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Huntley & Palmers Timeline
  Themes Homepage > Gifts to the Town
 
Reading Town
Gifts to the Town

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The Palmer family gave many gifts to the people of Reading including recreation grounds and educational buildings. These now provide the town with a lasting legacy from the days of Huntley & Palmers.
 

Palmer Park
In 1875 George Palmer gave 14 acres of King’s Meadows, beside the River Thames, for use as a recreation ground. This was followed in 1889 when he gave 49 acres of land in east Reading. The land was planted with trees at George Palmer's expense and provided a much-needed park and space for sporting activities.
Palmer Park, around 1903
Palmer Park, around 1903
 
Plate commemorating opening Palmer Park, 1891
Plate commemorating opening Palmer Park, 1891

The Opening
The newly named Palmer Park was formally handed over to the Mayor of Reading on 4 November 1891. In the evening there was a banquet for George Palmer, fireworks in the park and free entertainments for the public. George Palmer’s generosity was marked by the unveiling of his statue in Broad Street. This now stands in Palmer Park.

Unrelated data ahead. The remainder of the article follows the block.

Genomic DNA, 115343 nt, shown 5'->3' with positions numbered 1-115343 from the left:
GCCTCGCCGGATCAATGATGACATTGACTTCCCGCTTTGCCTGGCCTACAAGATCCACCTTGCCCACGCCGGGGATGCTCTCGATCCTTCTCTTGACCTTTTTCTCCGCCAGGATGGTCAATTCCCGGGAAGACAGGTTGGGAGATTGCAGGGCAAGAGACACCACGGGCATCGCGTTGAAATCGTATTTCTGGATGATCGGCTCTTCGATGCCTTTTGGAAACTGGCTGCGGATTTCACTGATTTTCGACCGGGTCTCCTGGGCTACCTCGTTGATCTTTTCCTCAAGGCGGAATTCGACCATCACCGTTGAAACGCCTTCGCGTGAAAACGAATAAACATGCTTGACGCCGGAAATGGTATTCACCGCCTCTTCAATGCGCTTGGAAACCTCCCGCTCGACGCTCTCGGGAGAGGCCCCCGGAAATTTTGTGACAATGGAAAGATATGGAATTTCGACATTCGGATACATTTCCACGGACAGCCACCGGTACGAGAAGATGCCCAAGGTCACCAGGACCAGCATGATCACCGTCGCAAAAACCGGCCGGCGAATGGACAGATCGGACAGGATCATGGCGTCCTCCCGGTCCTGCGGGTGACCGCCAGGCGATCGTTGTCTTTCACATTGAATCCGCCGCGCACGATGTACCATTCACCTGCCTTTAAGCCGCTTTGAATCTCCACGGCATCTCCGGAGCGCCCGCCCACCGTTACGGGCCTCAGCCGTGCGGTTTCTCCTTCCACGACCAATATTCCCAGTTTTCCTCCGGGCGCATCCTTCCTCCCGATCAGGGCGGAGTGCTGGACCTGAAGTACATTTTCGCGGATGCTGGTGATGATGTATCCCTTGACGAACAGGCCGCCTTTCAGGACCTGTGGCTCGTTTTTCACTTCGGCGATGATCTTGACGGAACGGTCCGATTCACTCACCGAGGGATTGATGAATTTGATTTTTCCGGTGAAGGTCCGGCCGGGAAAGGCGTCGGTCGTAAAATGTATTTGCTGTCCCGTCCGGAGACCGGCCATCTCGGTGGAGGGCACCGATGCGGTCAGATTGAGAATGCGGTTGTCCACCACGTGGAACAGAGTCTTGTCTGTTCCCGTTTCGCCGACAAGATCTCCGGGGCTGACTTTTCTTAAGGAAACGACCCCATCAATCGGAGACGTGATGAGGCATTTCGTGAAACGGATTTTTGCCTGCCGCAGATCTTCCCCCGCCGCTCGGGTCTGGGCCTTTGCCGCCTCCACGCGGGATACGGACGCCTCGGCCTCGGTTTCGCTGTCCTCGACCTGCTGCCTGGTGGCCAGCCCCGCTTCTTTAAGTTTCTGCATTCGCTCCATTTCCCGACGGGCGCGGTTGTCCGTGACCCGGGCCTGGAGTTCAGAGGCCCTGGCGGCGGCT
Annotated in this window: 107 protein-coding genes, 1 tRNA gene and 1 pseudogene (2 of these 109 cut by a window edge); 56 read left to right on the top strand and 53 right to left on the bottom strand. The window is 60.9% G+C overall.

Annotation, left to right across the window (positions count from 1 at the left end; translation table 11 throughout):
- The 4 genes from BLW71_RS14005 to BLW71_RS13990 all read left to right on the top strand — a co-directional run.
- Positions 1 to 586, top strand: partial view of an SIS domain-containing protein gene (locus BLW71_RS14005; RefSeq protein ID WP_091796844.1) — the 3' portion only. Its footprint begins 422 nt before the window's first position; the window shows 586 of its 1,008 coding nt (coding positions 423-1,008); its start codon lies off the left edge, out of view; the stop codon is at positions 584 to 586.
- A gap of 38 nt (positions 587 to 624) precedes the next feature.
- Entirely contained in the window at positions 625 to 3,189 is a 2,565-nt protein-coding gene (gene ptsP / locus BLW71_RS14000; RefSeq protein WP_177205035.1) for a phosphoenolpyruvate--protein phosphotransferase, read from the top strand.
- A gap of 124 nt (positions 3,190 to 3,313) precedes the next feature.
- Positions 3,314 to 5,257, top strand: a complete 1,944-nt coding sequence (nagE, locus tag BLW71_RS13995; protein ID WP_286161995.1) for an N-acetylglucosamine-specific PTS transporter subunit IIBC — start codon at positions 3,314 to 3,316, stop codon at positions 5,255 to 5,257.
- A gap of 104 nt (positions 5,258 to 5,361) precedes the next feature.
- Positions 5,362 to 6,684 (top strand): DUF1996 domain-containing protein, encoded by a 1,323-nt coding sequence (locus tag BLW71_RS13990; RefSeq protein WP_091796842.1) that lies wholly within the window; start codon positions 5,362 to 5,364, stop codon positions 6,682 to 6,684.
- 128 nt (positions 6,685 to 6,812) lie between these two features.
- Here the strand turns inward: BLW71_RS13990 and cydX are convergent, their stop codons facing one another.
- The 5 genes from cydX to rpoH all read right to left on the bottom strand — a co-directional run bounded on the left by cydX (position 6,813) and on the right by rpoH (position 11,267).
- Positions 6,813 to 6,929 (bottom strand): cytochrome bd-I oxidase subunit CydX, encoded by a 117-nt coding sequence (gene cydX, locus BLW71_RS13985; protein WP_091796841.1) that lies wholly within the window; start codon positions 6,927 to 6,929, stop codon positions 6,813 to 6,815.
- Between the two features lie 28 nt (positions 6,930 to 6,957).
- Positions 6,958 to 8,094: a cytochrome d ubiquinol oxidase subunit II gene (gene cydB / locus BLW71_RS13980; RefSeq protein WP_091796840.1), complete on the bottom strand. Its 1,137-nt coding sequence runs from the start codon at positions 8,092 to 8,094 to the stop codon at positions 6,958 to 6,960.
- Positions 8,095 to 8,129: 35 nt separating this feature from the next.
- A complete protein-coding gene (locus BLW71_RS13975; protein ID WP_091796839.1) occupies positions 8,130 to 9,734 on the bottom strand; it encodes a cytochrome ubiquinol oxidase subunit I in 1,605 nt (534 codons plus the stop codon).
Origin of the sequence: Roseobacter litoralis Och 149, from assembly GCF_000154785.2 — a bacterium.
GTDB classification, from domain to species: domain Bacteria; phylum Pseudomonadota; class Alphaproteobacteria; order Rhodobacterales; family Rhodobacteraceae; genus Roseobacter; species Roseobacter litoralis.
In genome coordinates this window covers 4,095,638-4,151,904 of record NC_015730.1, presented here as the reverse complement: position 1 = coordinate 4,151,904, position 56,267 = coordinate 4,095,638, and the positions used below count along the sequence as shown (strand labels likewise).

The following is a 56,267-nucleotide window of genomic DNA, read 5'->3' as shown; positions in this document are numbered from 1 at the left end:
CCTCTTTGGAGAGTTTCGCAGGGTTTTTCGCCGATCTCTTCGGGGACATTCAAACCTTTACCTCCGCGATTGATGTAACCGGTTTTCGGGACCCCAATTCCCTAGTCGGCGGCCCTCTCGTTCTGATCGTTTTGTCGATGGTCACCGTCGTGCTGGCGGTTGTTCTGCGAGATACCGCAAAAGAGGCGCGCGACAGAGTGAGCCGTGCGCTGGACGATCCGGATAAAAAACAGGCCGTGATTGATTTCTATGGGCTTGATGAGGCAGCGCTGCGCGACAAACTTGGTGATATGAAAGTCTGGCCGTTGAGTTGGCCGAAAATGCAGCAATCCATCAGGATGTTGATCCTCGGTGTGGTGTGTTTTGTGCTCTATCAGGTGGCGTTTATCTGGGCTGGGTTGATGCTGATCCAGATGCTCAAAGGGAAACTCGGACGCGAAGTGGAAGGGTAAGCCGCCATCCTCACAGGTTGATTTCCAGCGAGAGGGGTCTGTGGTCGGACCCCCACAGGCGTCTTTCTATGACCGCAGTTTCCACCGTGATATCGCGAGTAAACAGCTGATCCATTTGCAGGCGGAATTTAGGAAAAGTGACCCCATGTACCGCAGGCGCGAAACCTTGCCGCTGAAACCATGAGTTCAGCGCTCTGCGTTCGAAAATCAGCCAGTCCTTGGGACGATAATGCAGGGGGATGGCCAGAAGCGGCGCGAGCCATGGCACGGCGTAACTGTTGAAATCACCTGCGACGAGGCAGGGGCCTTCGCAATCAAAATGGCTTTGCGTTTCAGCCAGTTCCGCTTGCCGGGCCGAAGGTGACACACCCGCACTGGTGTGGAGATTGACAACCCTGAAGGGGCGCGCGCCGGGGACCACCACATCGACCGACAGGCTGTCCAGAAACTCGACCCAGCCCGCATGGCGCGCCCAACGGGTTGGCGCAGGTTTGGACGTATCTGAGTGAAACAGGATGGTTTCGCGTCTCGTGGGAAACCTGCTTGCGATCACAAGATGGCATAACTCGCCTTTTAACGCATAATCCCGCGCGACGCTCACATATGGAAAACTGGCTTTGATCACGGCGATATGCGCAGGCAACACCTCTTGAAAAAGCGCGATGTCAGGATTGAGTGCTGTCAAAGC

The Ragged School
George Palmer was also concerned with the welfare of Reading’s people. In 1847 he wrote to the Reading Mercury suggesting that a ‘ragged school’ be set up for the poor children roaming the street. This would provide them with one or two meals a day of porridge and soup as well as facilities for washing themselves. One year later, as a direct result of this letter, the town’s first ragged school was founded.
Palmer statue and delivery van, 1920s
Palmer statue and delivery van, 1920s
 
Educational Institutions of Reading
George Palmer’s brother, William Isaac, was also well known for his public philanthropy however his interests were focussed on education and the temperance movement. He ran a small, free library in West Street for several years until the public library was opened and was also a founding father of the Museum and Art Gallery.
 

The University of Reading
The University of Reading was another recipient of the generosity of three generations of Palmers. In 1906 George Palmer’s son, Alfred, presented the college with the site in London Road which included The Acacias, his fathers former home. This became the University Library.
The University Library, early twentieth century
The University Library, early twentieth century
 
 
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